Shakin' the Mess Outta Misery
nytheatre.com review by Kelly McAllister
February 12, 2005
Remember a few years back, when all the world was talking about the phrase “it takes a village”? Some made fun of it, some defended it, some had no idea what the hell all the fuss was about. Well, if you want to see a show that truly demonstrates the idea that it takes a village to raise children properly—that it takes community; that it takes friendship and trust and love and all sorts of people to make it through this life—then get yourself over to the McGinn/Cazale Theatre and see Shay Youngblood’s Shakin’ the Mess Outta Misery, presented by the Vital Theatre Company in an excellent revival of their 2000 production. When the show was done five years ago, Martin Denton had this to say: “Shakin' the Mess Outta Misery is a joyous, exuberant play… masterfully directed by Stephen Sunderlin and beautifully performed.” The same is true of the current production. Sunderlin’s directing is indeed masterful, and the cast is uniformly excellent.
The show is basically a coming-of-age story; a memory play narrated by Daughter, a young African American woman (played with quiet dignity and grace by Kimberly Hebert Gregory) whose parents weren’t around for most of her life. Subsequently, she is raised by a group of unforgettable ladies who, through their various quirks and talents, help her on her way to becoming a woman—to becoming a fully rounded human being. These surrogate mothers are led by Big Momma, a strong, kind, Bible-carrying matriarch played with a flair matched only by her vulnerability by Johnnie Mae. Ms. Mae is a pillar of strength, wisdom, and joy, delivering her lines with ease and conviction. Daughter lives with Big Momma and Aunt Mae, Big Momma’s sister, who is a little less pious than Momma. Aunt Mae is the wilder of the two—passionate and fun. As Aunt Mae, Kimberly Q gives the character just the right blend of sexuality, humor, and fun.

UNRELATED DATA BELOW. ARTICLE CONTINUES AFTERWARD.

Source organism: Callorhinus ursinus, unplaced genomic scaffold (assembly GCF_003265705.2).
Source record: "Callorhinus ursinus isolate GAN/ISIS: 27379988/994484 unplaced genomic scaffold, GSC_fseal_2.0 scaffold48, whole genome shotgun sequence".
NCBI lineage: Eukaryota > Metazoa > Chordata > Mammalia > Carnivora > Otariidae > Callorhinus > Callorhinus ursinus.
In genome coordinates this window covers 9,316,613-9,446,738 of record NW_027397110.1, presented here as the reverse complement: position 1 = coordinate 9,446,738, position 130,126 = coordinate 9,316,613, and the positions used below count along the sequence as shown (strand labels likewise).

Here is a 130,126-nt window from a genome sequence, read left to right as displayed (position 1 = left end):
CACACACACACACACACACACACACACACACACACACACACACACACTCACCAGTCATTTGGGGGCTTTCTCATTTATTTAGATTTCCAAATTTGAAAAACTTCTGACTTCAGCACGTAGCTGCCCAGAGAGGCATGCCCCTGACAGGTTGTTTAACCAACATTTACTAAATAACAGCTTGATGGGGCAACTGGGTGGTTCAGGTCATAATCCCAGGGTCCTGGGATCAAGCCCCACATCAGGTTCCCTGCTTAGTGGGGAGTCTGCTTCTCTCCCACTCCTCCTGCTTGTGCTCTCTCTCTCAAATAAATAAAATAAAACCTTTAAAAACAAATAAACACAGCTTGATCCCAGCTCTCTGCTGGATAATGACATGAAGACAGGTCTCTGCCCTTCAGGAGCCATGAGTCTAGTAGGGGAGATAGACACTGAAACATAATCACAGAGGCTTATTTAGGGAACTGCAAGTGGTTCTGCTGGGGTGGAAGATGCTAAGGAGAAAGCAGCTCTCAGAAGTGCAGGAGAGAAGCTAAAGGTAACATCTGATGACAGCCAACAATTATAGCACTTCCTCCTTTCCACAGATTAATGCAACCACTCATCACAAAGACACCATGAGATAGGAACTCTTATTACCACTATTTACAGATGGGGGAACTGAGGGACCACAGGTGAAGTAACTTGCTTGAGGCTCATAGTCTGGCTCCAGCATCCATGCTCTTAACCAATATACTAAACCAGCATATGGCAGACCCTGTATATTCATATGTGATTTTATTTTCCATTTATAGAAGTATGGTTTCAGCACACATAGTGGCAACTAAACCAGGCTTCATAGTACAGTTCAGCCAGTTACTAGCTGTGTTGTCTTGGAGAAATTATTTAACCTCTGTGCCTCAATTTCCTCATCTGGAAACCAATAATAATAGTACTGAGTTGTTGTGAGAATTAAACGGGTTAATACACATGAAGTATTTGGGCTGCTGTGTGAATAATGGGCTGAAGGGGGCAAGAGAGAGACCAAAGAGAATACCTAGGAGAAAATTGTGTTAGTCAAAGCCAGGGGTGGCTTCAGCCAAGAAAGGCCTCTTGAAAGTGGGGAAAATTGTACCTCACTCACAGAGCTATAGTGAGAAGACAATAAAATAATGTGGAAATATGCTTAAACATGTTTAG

But these are only two of the surrogate mothers. There’s also Miss Corine, a beehive-wearing, self-described “domestic engineer” who runs a side business by having a beauty parlor in her home. Nysheva-Starr captures the absurdity and glory of Miss Corine easily. In a role that could be over the top, she seems natural.
Almost all of the women in the play are maids, and all of them are African American and living in the South—and there is an underlying, never-spoken bond running through all of them that is palpable. My favorite character is Miss Lamama, who is played to comic perfection by Phynjuar. This is a wonderfully written character given a wonderful performance. Erika Myers plays several roles—a little brat of a girl; a fallen woman trying to make good; and the octogenarian Miss Rosa. Myers gives each role such focus and precision that you forget that they are played by the same woman. Donisha Brown is equally flexible, playing three characters herself. Rounding out the cast as the long lost mother of Daughter is Renee Threatte, who dances across the stage like a nimble ghost. There isn’t a weak link in this ensemble.
The direction is tight, bringing in the play in less than two hours. The staging is clever, but not too clever—it never gets in the way of the story, but rather enhances it. The design is simple, more evocative than literal.
One of the remarkable things about this show is that, in being so specific about its characters, it led me to think of all the different teachers and surrogate parents I’ve had in my life who helped me become who I am. I bet you will do some fond reminiscing yourself after you see this fine production.